Today bike advocates from Bikemore and Bike Maryland joined the Palermo family for a court appearance by Heather Cook, the episcopal bishop responsible for the death of beloved Baltimore bicyclist Tom Palermo.
The purpose of today’s hearing, one day prior to Cook’s scheduled trial was so that Cook could enter a plea of guilty on 4 of the 14 charges.
Cook plead guilty to automobile manslaughter, driving while intoxicated, leaving the scene of a fatal accident, and texting while driving resulting in death.
The State is seeking a maximum of ten years jail time and five years probation. Sentencing will take place on October 27th at 2pm. We have written a Victim Impact Statement to the judge requesting the maximum sentence.
While the family has declined to comment on whether or not the recommended sentence is appropriate, as advocates we have been asked to weigh in. We believe that in this incredibly painful time our best action is to support the Palermo family in pursuing whatever justice they seek. But trying to quantify what justice for Tom would look like is futile. And for us, the sooner Heather Cook begins paying for her crime the better. What we want to remain in the forefront of people’s minds is that Tom was loved by so many people who are still here on earth. His joy for bicycling, his love for his family was immense. There is no specific punishment that can somehow restore the loss of someone like Tom.
We believe that in order for this to not happen again, as a city we must commit to stronger enforcement of negligence while operating a motor vehicle. We have to commit to having zero tolerance to distracted driving. If the city claims they can’t afford to enforce the laws the state passes, we have to stop accepting that as an acceptable response. There was a time when driving drunk was more socially acceptable than it is today. There was a time when child seats were scarce, if used at all, and seatbelt laws were just coming into fashion. The argument that getting people to put away phones while we are driving is just too hard doesn’t hold water. Culture change related to driving can happen, because it has happened in our lifetime. And Bikemore is committed to ushering in the next wave a change for Baltimore. Cook was grossly negligent in her actions, but we are all guilty of sneaking a peek at a text or email, scrolling to find our favorite song, or typing in GPS directions from time to time. What do we have to do to make that dangerous behavior a thing of the past? How many people walking, people on bikes, and people in cars have to be killed in order for us to take this issue seriously?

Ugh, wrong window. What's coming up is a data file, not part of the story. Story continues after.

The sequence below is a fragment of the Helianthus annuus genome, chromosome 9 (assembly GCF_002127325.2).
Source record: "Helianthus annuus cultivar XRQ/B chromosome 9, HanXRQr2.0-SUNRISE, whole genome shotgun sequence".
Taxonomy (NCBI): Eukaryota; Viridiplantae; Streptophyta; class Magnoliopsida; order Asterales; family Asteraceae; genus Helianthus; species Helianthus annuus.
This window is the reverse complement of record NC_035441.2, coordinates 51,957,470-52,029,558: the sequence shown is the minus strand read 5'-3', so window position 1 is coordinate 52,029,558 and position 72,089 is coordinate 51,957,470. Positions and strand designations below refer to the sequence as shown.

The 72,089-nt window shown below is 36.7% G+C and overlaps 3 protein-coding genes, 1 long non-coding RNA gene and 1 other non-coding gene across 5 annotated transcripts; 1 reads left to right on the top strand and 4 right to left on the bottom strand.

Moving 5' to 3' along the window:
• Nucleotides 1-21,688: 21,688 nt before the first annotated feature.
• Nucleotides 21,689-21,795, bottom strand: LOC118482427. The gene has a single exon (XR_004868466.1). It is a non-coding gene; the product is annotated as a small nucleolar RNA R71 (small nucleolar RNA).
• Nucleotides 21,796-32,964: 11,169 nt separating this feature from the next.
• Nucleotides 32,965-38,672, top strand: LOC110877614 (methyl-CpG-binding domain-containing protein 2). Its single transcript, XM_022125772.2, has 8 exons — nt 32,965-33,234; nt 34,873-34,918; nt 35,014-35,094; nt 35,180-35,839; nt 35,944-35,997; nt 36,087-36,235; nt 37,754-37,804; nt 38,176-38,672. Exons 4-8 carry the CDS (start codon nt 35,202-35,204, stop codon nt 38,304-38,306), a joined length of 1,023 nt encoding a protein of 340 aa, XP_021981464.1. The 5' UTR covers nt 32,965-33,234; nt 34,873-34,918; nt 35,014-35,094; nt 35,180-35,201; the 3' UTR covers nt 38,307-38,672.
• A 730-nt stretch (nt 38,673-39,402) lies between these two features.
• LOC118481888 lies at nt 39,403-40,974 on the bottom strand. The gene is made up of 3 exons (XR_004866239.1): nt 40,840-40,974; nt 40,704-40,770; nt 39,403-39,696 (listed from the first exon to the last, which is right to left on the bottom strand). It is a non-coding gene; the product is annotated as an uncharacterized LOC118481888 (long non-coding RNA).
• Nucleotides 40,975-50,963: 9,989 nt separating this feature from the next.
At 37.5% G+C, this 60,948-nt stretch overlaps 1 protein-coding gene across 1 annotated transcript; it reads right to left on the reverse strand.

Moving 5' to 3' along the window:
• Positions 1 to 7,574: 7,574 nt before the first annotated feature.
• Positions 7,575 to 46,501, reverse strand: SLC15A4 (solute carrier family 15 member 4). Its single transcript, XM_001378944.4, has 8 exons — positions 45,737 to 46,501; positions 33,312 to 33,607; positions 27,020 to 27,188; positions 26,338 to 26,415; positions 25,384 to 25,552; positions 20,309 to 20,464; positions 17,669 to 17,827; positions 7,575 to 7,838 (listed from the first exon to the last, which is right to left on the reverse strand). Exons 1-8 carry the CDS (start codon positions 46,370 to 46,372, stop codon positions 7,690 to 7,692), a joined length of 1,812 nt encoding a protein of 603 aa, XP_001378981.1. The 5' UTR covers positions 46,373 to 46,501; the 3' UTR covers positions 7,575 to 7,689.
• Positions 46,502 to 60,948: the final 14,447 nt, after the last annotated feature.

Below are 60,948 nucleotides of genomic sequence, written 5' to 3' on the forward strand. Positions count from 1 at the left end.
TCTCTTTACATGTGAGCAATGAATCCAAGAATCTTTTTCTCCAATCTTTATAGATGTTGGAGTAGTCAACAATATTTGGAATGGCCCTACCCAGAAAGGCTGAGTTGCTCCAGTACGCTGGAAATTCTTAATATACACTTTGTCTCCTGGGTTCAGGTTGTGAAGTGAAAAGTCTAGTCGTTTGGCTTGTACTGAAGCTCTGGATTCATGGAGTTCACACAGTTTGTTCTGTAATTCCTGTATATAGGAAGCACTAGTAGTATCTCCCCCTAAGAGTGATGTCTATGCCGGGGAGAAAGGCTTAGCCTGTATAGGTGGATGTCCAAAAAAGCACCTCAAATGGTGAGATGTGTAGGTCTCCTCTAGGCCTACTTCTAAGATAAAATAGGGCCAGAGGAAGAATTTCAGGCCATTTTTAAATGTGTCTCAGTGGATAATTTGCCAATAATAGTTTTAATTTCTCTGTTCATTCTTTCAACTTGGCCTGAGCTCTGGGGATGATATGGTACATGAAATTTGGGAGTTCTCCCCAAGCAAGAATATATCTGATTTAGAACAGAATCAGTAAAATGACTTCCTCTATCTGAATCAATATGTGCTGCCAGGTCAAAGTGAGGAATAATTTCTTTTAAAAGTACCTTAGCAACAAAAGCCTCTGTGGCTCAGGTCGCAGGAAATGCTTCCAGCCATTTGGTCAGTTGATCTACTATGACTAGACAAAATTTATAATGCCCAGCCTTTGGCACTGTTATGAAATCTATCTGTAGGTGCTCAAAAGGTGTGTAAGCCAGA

We want to honor Tom and his family by ensuring families in Baltimore do not have to experience the pain and loss they have. We are working to make sure when people ride their bike, they get home safe. Will you join us?